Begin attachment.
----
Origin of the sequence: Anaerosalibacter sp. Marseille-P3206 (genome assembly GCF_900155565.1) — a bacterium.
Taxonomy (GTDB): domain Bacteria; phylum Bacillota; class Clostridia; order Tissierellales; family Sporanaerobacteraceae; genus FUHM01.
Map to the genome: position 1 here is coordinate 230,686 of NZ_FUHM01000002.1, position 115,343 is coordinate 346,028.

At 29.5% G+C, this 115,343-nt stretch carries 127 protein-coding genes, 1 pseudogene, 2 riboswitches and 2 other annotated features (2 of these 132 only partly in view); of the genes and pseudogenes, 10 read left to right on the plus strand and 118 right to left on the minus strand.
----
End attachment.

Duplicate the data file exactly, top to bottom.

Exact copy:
Origin of the sequence: Anaerosalibacter sp. Marseille-P3206 (genome assembly GCF_900155565.1) — a bacterium.
Taxonomy (GTDB): domain Bacteria; phylum Bacillota; class Clostridia; order Tissierellales; family Sporanaerobacteraceae; genus FUHM01.
Map to the genome: position 1 here is coordinate 230,686 of NZ_FUHM01000002.1, position 115,343 is coordinate 346,028.

At 29.5% G+C, this 115,343-nt stretch carries 127 protein-coding genes, 1 pseudogene, 2 riboswitches and 2 other annotated features (2 of these 132 only partly in view); of the genes and pseudogenes, 10 read left to right on the plus strand and 118 right to left on the minus strand.